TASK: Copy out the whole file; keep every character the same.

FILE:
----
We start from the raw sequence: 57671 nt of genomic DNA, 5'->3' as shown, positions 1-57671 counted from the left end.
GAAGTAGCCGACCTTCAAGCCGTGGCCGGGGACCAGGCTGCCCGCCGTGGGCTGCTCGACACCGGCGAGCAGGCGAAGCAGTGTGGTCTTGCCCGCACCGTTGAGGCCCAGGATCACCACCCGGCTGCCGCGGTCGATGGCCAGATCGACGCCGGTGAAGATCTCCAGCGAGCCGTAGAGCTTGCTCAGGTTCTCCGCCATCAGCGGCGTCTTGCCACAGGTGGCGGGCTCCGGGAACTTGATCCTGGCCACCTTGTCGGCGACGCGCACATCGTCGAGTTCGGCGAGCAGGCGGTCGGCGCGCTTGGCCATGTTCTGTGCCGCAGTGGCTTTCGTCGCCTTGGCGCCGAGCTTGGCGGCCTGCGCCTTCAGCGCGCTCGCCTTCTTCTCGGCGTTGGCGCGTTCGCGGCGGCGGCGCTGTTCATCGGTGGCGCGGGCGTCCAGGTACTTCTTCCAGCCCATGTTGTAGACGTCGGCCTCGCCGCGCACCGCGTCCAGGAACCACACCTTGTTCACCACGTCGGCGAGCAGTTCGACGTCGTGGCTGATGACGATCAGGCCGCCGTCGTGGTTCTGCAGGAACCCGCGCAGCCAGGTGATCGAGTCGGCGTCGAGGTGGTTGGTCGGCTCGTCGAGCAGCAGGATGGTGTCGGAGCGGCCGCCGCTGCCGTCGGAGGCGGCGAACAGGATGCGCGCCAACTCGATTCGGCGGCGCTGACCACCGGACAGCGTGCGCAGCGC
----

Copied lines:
We start from the raw sequence: 57671 nt of genomic DNA, 5'->3' as shown, positions 1-57671 counted from the left end.
GAAGTAGCCGACCTTCAAGCCGTGGCCGGGGACCAGGCTGCCCGCCGTGGGCTGCTCGACACCGGCGAGCAGGCGAAGCAGTGTGGTCTTGCCCGCACCGTTGAGGCCCAGGATCACCACCCGGCTGCCGCGGTCGATGGCCAGATCGACGCCGGTGAAGATCTCCAGCGAGCCGTAGAGCTTGCTCAGGTTCTCCGCCATCAGCGGCGTCTTGCCACAGGTGGCGGGCTCCGGGAACTTGATCCTGGCCACCTTGTCGGCGACGCGCACATCGTCGAGTTCGGCGAGCAGGCGGTCGGCGCGCTTGGCCATGTTCTGTGCCGCAGTGGCTTTCGTCGCCTTGGCGCCGAGCTTGGCGGCCTGCGCCTTCAGCGCGCTCGCCTTCTTCTCGGCGTTGGCGCGTTCGCGGCGGCGGCGCTGTTCATCGGTGGCGCGGGCGTCCAGGTACTTCTTCCAGCCCATGTTGTAGACGTCGGCCTCGCCGCGCACCGCGTCCAGGAACCACACCTTGTTCACCACGTCGGCGAGCAGTTCGACGTCGTGGCTGATGACGATCAGGCCGCCGTCGTGGTTCTGCAGGAACCCGCGCAGCCAGGTGATCGAGTCGGCGTCGAGGTGGTTGGTCGGCTCGTCGAGCAGCAGGATGGTGTCGGAGCGGCCGCCGCTGCCGTCGGAGGCGGCGAACAGGATGCGCGCCAACTCGATTCGGCGGCGCTGACCACCGGACAGCGTGCGCAGCGC